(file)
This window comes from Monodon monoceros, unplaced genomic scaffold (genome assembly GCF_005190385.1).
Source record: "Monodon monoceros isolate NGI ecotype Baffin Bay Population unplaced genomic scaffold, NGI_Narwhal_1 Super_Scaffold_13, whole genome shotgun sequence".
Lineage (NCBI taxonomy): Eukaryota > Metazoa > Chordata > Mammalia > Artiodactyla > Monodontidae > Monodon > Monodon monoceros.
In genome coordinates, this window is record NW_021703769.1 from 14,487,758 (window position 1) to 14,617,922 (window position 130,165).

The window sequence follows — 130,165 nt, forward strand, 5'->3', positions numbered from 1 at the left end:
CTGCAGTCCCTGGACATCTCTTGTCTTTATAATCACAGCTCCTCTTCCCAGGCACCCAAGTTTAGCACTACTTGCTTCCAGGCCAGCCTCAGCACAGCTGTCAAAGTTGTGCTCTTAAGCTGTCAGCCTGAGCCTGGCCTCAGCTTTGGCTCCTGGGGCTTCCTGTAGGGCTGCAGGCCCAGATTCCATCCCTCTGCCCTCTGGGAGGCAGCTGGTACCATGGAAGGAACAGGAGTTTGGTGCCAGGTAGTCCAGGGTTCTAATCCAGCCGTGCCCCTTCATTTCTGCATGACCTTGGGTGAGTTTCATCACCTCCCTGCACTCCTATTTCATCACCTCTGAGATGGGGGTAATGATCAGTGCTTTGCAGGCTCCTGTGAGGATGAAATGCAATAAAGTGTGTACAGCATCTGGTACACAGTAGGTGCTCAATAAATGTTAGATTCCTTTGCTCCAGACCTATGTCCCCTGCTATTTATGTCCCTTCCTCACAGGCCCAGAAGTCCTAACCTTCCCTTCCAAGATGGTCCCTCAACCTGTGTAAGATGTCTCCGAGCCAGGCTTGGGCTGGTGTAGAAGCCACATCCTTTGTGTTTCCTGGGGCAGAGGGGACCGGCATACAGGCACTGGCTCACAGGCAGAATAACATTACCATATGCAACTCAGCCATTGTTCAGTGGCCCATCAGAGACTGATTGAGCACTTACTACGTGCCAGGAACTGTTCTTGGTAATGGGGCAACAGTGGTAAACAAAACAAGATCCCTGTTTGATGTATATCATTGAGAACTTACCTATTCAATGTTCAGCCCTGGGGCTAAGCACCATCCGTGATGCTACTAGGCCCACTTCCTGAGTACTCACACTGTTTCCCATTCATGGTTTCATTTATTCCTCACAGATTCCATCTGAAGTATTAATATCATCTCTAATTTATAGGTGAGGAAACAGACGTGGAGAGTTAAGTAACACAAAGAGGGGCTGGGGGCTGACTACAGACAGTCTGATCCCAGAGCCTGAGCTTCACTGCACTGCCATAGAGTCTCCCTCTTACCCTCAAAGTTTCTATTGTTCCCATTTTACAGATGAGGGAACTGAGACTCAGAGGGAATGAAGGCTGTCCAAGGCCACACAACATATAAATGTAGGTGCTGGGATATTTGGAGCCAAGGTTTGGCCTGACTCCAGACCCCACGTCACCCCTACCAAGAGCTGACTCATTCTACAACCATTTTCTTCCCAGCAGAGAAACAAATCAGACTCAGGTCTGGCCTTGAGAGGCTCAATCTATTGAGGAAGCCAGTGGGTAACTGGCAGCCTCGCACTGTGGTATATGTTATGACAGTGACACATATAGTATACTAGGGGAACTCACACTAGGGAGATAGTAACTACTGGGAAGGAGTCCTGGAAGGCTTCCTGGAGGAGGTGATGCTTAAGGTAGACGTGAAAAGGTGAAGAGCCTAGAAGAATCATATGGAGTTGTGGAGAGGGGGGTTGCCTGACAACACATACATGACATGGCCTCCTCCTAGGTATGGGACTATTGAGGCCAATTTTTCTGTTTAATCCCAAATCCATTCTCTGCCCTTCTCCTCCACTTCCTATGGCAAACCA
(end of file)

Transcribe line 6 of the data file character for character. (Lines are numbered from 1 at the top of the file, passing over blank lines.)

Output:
CTGCAGTCCCTGGACATCTCTTGTCTTTATAATCACAGCTCCTCTTCCCAGGCACCCAAGTTTAGCACTACTTGCTTCCAGGCCAGCCTCAGCACAGCTGTCAAAGTTGTGCTCTTAAGCTGTCAGCCTGAGCCTGGCCTCAGCTTTGGCTCCTGGGGCTTCCTGTAGGGCTGCAGGCCCAGATTCCATCCCTCTGCCCTCTGGGAGGCAGCTGGTACCATGGAAGGAACAGGAGTTTGGTGCCAGGTAGTCCAGGGTTCTAATCCAGCCGTGCCCCTTCATTTCTGCATGACCTTGGGTGAGTTTCATCACCTCCCTGCACTCCTATTTCATCACCTCTGAGATGGGGGTAATGATCAGTGCTTTGCAGGCTCCTGTGAGGATGAAATGCAATAAAGTGTGTACAGCATCTGGTACACAGTAGGTGCTCAATAAATGTTAGATTCCTTTGCTCCAGACCTATGTCCCCTGCTATTTATGTCCCTTCCTCACAGGCCCAGAAGTCCTAACCTTCCCTTCCAAGATGGTCCCTCAACCTGTGTAAGATGTCTCCGAGCCAGGCTTGGGCTGGTGTAGAAGCCACATCCTTTGTGTTTCCTGGGGCAGAGGGGACCGGCATACAGGCACTGGCTCACAGGCAGAATAACATTACCATATGCAACTCAGCCATTGTTCAGTGGCCCATCAGAGACTGATTGAGCACTTACTACGTGCCAGGAACTGTTCTTGGTAATGGGGCAACAGTGGTAAACAAAACAAGATCCCTGTTTGATGTATATCATTGAGAACTTACCTATTCAATGTTCAGCCCTGGGGCTAAGCACCATCCGTGATGCTACTAGGCCCACTTCCTGAGTACTCACACTGTTTCCCATTCATGGTTTCATTTATTCCTCACAGATTCCATCTGAAGTATTAATATCATCTCTAATTTATAGGTGAGGAAACAGACGTGGAGAGTTAAGTAACACAAAGAGGGGCTGGGGGCTGACTACAGACAGTCTGATCCCAGAGCCTGAGCTTCACTGCACTGCCATAGAGTCTCCCTCTTACCCTCAAAGTTTCTATTGTTCCCATTTTACAGATGAGGGAACTGAGACTCAGAGGGAATGAAGGCTGTCCAAGGCCACACAACATATAAATGTAGGTGCTGGGATATTTGGAGCCAAGGTTTGGCCTGACTCCAGACCCCACGTCACCCCTACCAAGAGCTGACTCATTCTACAACCATTTTCTTCCCAGCAGAGAAACAAATCAGACTCAGGTCTGGCCTTGAGAGGCTCAATCTATTGAGGAAGCCAGTGGGTAACTGGCAGCCTCGCACTGTGGTATATGTTATGACAGTGACACATATAGTATACTAGGGGAACTCACACTAGGGAGATAGTAACTACTGGGAAGGAGTCCTGGAAGGCTTCCTGGAGGAGGTGATGCTTAAGGTAGACGTGAAAAGGTGAAGAGCCTAGAAGAATCATATGGAGTTGTGGAGAGGGGGGTTGCCTGACAACACATACATGACATGGCCTCCTCCTAGGTATGGGACTATTGAGGCCAATTTTTCTGTTTAATCCCAAATCCATTCTCTGCCCTTCTCCTCCACTTCCTATGGCAAACCA